The town also needs to plan for the proposed fire training school, the Martin development of a shopping mall off of route eight, and the new elementary school building project, Krenesky said.

“2011 should be a year of preparation and planning for all these events,” he said.

Cable hopes to attract new business to Beacon Falls

Cable hinted that several new businesses are interested in locating in Beacon Falls, although she couldn’t provide further details.

“I am very hopeful that we’re going to have at least two, if not three new businesses,” Cable said.

New business would increase Beacon Falls’ economic base, Cable said, bringing more tax revenue for the town to pay for projects. Despite the poor economy, Beacon Falls is growing.

“We’re holding our own for a little community, which makes me very proud,” Cable said.

Tough times ahead for growing town, shrinking budget

Although she hopes to hold taxes down with a fiscally responsible budget, Cable said the process will very difficult.

As the community grows, its needs grow too, but the funds aren’t following, Cable said.

Although there is always room for improvement, the Board of Selectmen and Board of Finance are very fiscally responsible, Cable said.

She said she’d like to make more improvements to the town, but her hands are tied because of her obligation to taxpayers.

One of Cable’s goals for the New Year is improved communication between the town government and the residents. She hopes to get message out about what the government does and what it takes to run the town. She wants to see more community involvement in town projects.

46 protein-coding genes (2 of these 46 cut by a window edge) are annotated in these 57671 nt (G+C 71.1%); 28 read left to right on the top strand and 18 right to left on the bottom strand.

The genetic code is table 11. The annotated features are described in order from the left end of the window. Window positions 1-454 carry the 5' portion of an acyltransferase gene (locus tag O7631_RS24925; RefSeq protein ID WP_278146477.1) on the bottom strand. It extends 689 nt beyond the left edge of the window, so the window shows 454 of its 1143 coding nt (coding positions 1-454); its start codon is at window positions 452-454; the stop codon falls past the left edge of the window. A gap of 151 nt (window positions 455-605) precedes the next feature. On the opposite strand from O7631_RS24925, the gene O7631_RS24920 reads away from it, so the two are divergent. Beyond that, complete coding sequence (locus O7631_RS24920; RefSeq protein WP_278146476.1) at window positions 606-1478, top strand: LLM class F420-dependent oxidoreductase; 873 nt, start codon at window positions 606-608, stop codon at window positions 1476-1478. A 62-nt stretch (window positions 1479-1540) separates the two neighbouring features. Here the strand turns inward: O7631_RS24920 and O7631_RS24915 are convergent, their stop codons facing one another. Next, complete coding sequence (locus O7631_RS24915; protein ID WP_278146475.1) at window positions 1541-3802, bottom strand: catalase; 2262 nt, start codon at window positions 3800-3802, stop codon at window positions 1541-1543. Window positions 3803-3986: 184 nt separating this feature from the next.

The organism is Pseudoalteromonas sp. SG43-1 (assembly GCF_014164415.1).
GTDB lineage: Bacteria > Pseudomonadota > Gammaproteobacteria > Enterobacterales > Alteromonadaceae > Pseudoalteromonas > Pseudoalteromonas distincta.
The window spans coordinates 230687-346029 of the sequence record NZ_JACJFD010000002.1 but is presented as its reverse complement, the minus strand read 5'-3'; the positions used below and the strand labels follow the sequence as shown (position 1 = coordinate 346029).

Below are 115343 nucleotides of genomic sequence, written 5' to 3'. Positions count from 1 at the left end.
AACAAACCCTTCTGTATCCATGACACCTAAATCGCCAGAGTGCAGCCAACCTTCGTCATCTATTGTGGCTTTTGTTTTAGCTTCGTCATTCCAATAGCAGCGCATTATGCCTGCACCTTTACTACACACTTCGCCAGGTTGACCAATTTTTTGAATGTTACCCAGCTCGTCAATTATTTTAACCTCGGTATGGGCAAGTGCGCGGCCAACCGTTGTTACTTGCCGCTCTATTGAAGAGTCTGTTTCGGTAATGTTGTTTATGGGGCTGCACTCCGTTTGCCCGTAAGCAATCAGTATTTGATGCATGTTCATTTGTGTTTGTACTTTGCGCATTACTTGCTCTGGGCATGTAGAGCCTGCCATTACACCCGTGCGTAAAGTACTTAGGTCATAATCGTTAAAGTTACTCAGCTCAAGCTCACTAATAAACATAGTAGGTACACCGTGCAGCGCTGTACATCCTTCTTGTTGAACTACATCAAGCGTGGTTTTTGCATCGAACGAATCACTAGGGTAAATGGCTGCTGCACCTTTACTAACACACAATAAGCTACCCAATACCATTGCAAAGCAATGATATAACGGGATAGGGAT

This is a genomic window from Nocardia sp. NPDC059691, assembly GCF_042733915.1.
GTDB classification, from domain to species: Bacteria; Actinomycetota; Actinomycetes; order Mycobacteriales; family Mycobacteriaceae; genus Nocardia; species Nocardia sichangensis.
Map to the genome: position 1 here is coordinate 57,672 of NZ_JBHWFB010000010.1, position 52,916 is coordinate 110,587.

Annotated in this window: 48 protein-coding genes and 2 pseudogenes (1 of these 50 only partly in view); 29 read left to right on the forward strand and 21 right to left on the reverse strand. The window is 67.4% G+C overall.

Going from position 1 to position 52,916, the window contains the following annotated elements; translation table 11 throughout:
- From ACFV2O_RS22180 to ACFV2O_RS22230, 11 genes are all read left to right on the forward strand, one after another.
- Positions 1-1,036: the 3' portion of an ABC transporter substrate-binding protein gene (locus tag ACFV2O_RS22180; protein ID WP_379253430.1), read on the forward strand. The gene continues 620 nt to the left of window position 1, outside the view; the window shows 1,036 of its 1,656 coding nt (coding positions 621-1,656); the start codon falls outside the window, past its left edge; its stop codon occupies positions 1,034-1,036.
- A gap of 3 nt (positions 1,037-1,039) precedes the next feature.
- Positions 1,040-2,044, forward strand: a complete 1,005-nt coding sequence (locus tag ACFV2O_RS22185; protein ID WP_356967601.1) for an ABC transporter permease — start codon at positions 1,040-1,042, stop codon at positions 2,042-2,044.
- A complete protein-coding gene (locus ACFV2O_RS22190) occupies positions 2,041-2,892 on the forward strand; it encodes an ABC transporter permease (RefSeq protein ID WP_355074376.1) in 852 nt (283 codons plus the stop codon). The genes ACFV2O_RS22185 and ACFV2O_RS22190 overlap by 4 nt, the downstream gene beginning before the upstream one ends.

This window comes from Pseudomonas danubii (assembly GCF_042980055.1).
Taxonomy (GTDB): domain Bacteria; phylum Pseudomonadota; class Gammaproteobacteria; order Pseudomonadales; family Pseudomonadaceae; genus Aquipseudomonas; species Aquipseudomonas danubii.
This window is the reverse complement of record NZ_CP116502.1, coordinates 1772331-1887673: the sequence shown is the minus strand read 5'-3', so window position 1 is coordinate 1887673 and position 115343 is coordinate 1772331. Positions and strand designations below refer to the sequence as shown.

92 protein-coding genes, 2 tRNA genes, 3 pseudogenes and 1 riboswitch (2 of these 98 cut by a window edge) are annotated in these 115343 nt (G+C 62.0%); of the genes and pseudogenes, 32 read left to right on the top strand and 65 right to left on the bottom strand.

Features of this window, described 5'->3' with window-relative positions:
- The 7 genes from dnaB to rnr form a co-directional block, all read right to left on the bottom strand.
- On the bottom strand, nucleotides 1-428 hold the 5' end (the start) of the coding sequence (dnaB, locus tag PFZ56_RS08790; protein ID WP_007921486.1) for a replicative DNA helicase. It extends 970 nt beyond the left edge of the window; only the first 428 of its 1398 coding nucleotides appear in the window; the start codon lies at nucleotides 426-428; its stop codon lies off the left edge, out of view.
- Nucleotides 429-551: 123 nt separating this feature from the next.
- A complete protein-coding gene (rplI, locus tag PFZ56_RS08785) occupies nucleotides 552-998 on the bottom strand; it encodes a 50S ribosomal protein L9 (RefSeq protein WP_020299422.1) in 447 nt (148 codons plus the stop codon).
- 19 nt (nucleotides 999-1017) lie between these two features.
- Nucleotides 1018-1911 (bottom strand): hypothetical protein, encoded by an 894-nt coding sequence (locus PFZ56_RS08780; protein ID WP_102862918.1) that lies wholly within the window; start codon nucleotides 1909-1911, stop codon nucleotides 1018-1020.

“I wish people would come out through the whole process and not just when it’s time to vote,” she said.

Cable said her challenge is educating the public as to what makes the community really tick. Although she’s tried having “Bagels with Cable” and an open-door policy to encourage residents to voice their input in a more casual setting than town meetings, Cable said many people still don’t join the conversation until decisions are already made.

Of special concern is communications with the Board of Education.

Cable said she has to let them know the town can’t afford to spend as much money on education as it has in the past. Although important, education is three-fourths of the town budget, and the town can’t afford it any more, Cable said.

Krenesky agreed with Cable that the town’s biggest challenge is balancing the town’s budget, especially in light of anticipated reduced federal and state funding.

“We’re not going to have any funding to do any of these things and that means placing the burden on property tax as a means to fund the day-to-day operation of the town,” Krenesky said.

He said the town must look towards the future and put together a comprehensive long range plan for the town.

“I think we’re late in beginning those conversations,” Krenesky said.

Such a plan might include shifting some of the burden for town services to individual taxpayers. In the future, the town may not be able to afford to plow streets and pick up trash, forcing residents to contract for their own services. For example, the town may institute a sewage usage tax to raise funds to continue to maintain the sewer treatment plant.